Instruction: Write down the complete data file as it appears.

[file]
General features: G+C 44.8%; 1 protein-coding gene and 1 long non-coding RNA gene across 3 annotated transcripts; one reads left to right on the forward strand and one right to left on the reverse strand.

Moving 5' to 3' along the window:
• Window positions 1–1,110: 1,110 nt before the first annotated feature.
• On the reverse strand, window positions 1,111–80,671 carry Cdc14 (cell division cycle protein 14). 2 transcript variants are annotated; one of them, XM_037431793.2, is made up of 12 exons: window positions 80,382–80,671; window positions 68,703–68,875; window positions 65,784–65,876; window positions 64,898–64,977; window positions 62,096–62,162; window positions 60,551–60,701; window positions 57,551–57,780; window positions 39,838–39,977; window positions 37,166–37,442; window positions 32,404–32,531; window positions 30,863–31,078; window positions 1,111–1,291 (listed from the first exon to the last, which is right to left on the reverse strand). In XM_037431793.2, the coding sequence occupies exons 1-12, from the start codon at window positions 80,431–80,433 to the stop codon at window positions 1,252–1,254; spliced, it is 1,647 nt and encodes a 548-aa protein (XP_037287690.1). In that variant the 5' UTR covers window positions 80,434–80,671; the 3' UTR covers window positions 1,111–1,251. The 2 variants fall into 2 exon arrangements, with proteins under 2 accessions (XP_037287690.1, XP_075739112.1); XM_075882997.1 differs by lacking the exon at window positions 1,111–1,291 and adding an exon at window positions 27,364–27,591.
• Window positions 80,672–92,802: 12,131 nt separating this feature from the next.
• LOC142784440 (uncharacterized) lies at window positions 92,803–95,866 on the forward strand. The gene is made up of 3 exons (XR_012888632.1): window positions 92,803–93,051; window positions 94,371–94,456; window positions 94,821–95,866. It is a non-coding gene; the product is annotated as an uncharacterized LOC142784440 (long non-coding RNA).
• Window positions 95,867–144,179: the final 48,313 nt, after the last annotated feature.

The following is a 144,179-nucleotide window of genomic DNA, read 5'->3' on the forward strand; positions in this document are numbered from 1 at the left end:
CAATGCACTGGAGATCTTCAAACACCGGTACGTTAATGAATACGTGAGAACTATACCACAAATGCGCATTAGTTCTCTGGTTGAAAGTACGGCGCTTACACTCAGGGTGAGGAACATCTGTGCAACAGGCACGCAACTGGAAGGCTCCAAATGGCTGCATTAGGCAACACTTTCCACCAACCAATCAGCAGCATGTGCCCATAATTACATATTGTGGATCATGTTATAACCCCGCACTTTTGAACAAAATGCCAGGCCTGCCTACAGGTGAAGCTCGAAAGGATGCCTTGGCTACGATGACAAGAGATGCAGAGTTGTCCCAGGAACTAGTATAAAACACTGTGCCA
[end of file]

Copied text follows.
General features: G+C 44.8%; 1 protein-coding gene and 1 long non-coding RNA gene across 3 annotated transcripts; one reads left to right on the forward strand and one right to left on the reverse strand.

Moving 5' to 3' along the window:
• Window positions 1–1,110: 1,110 nt before the first annotated feature.
• On the reverse strand, window positions 1,111–80,671 carry Cdc14 (cell division cycle protein 14). 2 transcript variants are annotated; one of them, XM_037431793.2, is made up of 12 exons: window positions 80,382–80,671; window positions 68,703–68,875; window positions 65,784–65,876; window positions 64,898–64,977; window positions 62,096–62,162; window positions 60,551–60,701; window positions 57,551–57,780; window positions 39,838–39,977; window positions 37,166–37,442; window positions 32,404–32,531; window positions 30,863–31,078; window positions 1,111–1,291 (listed from the first exon to the last, which is right to left on the reverse strand). In XM_037431793.2, the coding sequence occupies exons 1-12, from the start codon at window positions 80,431–80,433 to the stop codon at window positions 1,252–1,254; spliced, it is 1,647 nt and encodes a 548-aa protein (XP_037287690.1). In that variant the 5' UTR covers window positions 80,434–80,671; the 3' UTR covers window positions 1,111–1,251. The 2 variants fall into 2 exon arrangements, with proteins under 2 accessions (XP_037287690.1, XP_075739112.1); XM_075882997.1 differs by lacking the exon at window positions 1,111–1,291 and adding an exon at window positions 27,364–27,591.
• Window positions 80,672–92,802: 12,131 nt separating this feature from the next.
• LOC142784440 (uncharacterized) lies at window positions 92,803–95,866 on the forward strand. The gene is made up of 3 exons (XR_012888632.1): window positions 92,803–93,051; window positions 94,371–94,456; window positions 94,821–95,866. It is a non-coding gene; the product is annotated as an uncharacterized LOC142784440 (long non-coding RNA).
• Window positions 95,867–144,179: the final 48,313 nt, after the last annotated feature.

The following is a 144,179-nucleotide window of genomic DNA, read 5'->3' on the forward strand; positions in this document are numbered from 1 at the left end:
CAATGCACTGGAGATCTTCAAACACCGGTACGTTAATGAATACGTGAGAACTATACCACAAATGCGCATTAGTTCTCTGGTTGAAAGTACGGCGCTTACACTCAGGGTGAGGAACATCTGTGCAACAGGCACGCAACTGGAAGGCTCCAAATGGCTGCATTAGGCAACACTTTCCACCAACCAATCAGCAGCATGTGCCCATAATTACATATTGTGGATCATGTTATAACCCCGCACTTTTGAACAAAATGCCAGGCCTGCCTACAGGTGAAGCTCGAAAGGATGCCTTGGCTACGATGACAAGAGATGCAGAGTTGTCCCAGGAACTAGTATAAAACACTGTGCCA